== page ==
Advanced aquaponic trials likely to reduce tomato footprint

Advanced aquaponic trials likely to reduce tomato footprint

Angela Youngman

Trials are underway into an innovative form of production that combines aquaculture with soilless hydroponics. Known as aquaponics, it enables nutrients, water, energy and space to be utilised twice over, thus going further to optimise resources. Produce Business UK learns more

Researchers in Berlin, Germany, have developed new technology based on this concept and sample crops of tomatoes and fish are already being produced under the scheme.

The research is being carried out under the auspices of the European Union (EU)-backed INAPRO project, which is based at the Leibniz Institute of Freshwater Ecology and Inland Fisheries in Berlin.

The technology

Scientists at the Leibniz Institute have been investigating for some time methods of combining aquaculture and hydroponics. Their initial aim was to find a way of providing ideal growth conditions for both fish and vegetables and the result was the development of ASTAF-PRO technology.  

Dr Werner Kloas, one of the team behind the investigations, says: “ASTAF-PRO (the aquaponics system for (nearly) emission-free tomato and fish production in greenhouses) provides ideal growth conditions for both fish and vegetables at the same time – a challenge that traditional aquaponics systems cannot overcome. ASTAF-PRO offers sustainable value-added chains, with a significantly reduced water and carbon footprint compared to traditional systems.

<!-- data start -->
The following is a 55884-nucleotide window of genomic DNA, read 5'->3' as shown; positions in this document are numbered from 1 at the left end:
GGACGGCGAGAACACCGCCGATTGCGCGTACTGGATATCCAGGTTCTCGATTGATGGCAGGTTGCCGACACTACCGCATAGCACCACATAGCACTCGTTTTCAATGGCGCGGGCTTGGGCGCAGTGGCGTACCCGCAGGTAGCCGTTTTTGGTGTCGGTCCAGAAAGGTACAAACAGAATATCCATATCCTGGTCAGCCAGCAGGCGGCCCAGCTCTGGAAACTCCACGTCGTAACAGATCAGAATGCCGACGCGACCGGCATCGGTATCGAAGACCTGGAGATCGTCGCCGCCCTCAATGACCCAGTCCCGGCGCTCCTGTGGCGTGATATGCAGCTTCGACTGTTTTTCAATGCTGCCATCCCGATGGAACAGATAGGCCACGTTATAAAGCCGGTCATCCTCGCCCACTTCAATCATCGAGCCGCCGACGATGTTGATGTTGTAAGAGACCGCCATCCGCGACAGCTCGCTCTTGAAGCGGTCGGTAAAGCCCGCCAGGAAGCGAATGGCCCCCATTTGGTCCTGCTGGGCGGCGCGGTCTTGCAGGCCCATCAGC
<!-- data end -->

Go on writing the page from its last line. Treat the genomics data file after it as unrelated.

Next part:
“We want to prove the economic viability of the system and develop modular solutions of the system scalable and adaptable to local conditions. INAPRO will open new market opportunities for innovative aquaponics both inside and outside Europe, for producers and technology suppliers from the manufacturing industries as well as the end-users.”  

Four large-scale demonstration facilities in Spain, Belgium, Germany and China are being created. Construction has begun on the Spanish facility in Murcia, and at Waren, in Western Pomerania, Germany. Each unit will occupy around 500m2 and the progress of the crops and the success of the production method will be constantly evaluated throughout the next four years. 

INAPRO system

How it works

Fresh water is brought into the facility and fed into fish tanks. It is removed from there and taken through a series of biological and mechanical filters, a secondary clarifier and a mixing tank, where extra fertilisers are added, before passing through to a tomato-growing hydroponics section.

All of the plants are grown in trenches filled with water. Condenser tubes remove evaporated water and return it to the fish tanks. In total, the daily need for fresh water is less than 3% of the total volume of water involved in the project. The fish water is nitrate-rich, and the carbon dioxide produced by the fish is also directed to plants. The filters enable the nitrates and carbon dioxide to be turned into fertiliser. 

INAPRO tomato production

Who it’s for

“Together with our international, highly-qualified and experienced project partners from science and industry, we aim at covering the whole value chain from research to market, from modelling and experimental research at pilot scale to communication and knowledge transfer to policymaking, business and the public at large,” says Dr Georg Staaks, project coordinator for INAPRO.